According to the U.S. Census Bureau's American Community Survey, median household income grew about 2.4 percent, to a little under $76,000. That’s the highest average household income in the country.
Despite the nation's highest median household income and among its lowest poverty rates last year, economists warned that new data from the Census Bureau continues to show a worrying economic divide in Maryland.
Maryland's median household income reached $75,847 in Maryland last year, up 2.4 percent from 2014. At the same time, the state's poverty rate declined statewide to 9.7 percent, with about 570,776 people living in poverty, according to results from the Census Bureau's' American Community Survey released Thursday.
The survey, conducted annually, shows that Maryland's economy is growing, more people are working and their wages are rising, economists said.
But they also cautioned Thursday that beneath the encouraging numbers, many Marylanders continue to struggle to make ends meet as the state falls short of its growth potential. The state's income growth also lagged behind the nation's as the survey found median household income grew 3.8 percent nationwide to $55,775.
"This year's figures show a little improvement in the middle class, but there's still a lot of people stuck at the bottom, working very hard to pay the bills and unable to achieve financial stability for their families," said Benjamin Orr, executive director of the Maryland Center on Economic Policy.
Not all families felt the strength of Maryland's economy, and to demonstrate the divide, Laura Speer, associate director of the Annie E. Casey Foundation, pointed to the vast difference in poverty between Baltimore and elsewhere in the state.
The Baltimore area, which includes Columbia and Towson, had a poverty rate of 10.6 percent, or about 288,786 people, last year. But in the city alone, without its more affluent neighbors, 22.9 percent of people were living below the poverty line, which is about $24,000 a year for a family of four.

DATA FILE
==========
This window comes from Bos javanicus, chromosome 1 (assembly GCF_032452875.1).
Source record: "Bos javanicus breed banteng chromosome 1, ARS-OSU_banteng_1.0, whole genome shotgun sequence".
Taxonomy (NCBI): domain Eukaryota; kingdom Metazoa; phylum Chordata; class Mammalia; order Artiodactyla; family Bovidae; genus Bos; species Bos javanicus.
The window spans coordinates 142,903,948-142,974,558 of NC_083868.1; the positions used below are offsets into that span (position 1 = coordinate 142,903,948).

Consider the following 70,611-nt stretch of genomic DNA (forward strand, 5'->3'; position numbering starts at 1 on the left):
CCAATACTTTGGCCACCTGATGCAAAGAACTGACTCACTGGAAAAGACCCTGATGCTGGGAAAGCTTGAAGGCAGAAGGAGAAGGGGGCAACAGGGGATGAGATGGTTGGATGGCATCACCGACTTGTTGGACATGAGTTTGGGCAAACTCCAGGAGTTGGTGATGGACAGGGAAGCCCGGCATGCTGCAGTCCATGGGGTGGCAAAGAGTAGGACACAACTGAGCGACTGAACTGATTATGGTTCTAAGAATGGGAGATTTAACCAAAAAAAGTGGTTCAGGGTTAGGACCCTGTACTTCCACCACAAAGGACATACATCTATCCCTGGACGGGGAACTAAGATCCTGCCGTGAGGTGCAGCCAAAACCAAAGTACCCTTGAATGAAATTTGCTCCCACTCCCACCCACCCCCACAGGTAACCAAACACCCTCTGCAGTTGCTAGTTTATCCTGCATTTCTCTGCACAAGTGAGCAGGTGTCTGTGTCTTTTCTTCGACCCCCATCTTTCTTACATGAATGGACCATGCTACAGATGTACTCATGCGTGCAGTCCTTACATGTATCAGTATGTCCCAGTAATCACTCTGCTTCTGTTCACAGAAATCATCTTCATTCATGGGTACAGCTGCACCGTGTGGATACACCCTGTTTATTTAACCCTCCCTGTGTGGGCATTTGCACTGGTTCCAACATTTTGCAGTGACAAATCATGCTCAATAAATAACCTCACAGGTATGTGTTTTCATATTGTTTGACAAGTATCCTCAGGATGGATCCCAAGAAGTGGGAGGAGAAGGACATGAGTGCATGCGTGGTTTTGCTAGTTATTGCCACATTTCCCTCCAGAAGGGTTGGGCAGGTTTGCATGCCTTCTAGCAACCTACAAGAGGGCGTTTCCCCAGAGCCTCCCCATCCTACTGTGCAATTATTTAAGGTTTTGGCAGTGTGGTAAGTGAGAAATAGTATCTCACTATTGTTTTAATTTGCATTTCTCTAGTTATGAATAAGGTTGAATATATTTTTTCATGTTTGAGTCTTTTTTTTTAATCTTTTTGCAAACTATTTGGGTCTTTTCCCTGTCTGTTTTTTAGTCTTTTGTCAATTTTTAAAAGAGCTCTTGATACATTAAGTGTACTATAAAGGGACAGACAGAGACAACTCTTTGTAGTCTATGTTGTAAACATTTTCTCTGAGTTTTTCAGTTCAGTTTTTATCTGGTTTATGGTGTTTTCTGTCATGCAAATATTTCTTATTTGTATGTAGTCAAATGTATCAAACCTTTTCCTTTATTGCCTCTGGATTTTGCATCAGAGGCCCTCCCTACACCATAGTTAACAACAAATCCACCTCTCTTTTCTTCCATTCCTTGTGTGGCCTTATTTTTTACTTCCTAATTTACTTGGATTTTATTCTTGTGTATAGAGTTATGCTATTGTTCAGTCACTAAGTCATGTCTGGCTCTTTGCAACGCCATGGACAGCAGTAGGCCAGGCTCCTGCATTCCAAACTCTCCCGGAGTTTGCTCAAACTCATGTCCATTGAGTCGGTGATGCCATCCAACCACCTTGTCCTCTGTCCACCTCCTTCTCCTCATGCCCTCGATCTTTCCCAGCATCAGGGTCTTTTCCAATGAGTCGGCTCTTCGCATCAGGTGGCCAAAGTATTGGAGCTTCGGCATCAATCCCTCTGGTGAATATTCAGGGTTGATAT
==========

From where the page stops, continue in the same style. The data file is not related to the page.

Nearly 35 percent of children in Baltimore were living in poverty — a drastic difference from the state's 13.2 percent child poverty rate.
"Depending on where you live and who you are and where you grew up — it can make a big difference in whether your family has enough money to get by," Speer said.
Median household income also varied widely across the state. Households in Howard County, the wealthiest county in the state, earned a median of $110,892 last year, more than 21/2 times the $44,165 of the median Baltimore household.
The median is the midpoint in a range of numbers, with half higher and half lower, and is considered a better measure than the average, which can be skewed by higher values.
Household income, even within a single city or county, varies widely, depending on whether it is brought in by a two-parent family, a single-parent household, and whether the single parent is male or female. While one family's income may account for a single breadwinner's pay, others may be working multiple jobs.
"What's occurring is families — middle-class families — need to struggle even harder just to stand still," said former Gov. Parris N. Glendening, who is president of Smart Growth America's Leadership Institute. "They're working additional jobs, they're working additional hours, going further into debt. There's a lot of good news here, but also a reason for real concern."
Glendening, who works with state and local governments to address inequality, said he sees the nation's growing wealth disparity reflected in Maryland.
These disparities are often masked by Maryland's large middle class, which is supported by a high concentration of federal workers, said Anirban Basu, an economist and the CEO of Sage Policy Group in Baltimore.
"I think that in fact there are two Marylands," he said. "If you stripped out the federal government's role in Maryland's economy, the gap between the haves and the have-nots would be chasms."
Federal workers, and their meager raises, likely contributed to Maryland's slower median household income growth rate, Basu said. Maryland household incomes should keep pace better with national gains, he said.
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Maryland has among the most skilled and highly educated workforces in the country, and spends more per capita on research and development than most other states. These factors, plus the state's high income and low poverty levels, should point to an economy growing much faster than Maryland's is, Basu said.
Commercializing research, largely concentrated at universities and government agencies in Maryland, would help Maryland create more high-paying jobs, attract new businesses and expand the economy, he said. But despite the billions of dollars spent on research and development here, the vast majority of venture capital goes to companies in Silicon Valley, New York and Boston.
"In a world in which much of the wealth being created takes the form of ideas, one would expect to see a Maryland on the vanguard of growth in America — and that's not what we see, at least in the American Community Survey data," Basu said.